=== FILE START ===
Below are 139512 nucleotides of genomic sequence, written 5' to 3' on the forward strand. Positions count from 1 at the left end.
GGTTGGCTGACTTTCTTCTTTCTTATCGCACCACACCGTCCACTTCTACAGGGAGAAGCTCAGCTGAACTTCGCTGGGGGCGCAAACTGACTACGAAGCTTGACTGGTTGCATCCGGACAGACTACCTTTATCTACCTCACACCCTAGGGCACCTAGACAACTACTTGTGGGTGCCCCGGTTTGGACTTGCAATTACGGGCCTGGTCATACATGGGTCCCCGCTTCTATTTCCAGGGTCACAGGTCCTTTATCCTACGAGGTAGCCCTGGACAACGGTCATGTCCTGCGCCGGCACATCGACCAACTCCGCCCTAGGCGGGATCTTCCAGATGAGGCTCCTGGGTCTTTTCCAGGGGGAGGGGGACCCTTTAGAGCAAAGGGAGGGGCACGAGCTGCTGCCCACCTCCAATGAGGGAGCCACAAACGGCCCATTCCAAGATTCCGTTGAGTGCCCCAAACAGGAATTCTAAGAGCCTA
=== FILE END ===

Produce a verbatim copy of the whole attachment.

Below are 139512 nucleotides of genomic sequence, written 5' to 3' on the forward strand. Positions count from 1 at the left end.
GGTTGGCTGACTTTCTTCTTTCTTATCGCACCACACCGTCCACTTCTACAGGGAGAAGCTCAGCTGAACTTCGCTGGGGGCGCAAACTGACTACGAAGCTTGACTGGTTGCATCCGGACAGACTACCTTTATCTACCTCACACCCTAGGGCACCTAGACAACTACTTGTGGGTGCCCCGGTTTGGACTTGCAATTACGGGCCTGGTCATACATGGGTCCCCGCTTCTATTTCCAGGGTCACAGGTCCTTTATCCTACGAGGTAGCCCTGGACAACGGTCATGTCCTGCGCCGGCACATCGACCAACTCCGCCCTAGGCGGGATCTTCCAGATGAGGCTCCTGGGTCTTTTCCAGGGGGAGGGGGACCCTTTAGAGCAAAGGGAGGGGCACGAGCTGCTGCCCACCTCCAATGAGGGAGCCACAAACGGCCCATTCCAAGATTCCGTTGAGTGCCCCAAACAGGAATTCTAAGAGCCTA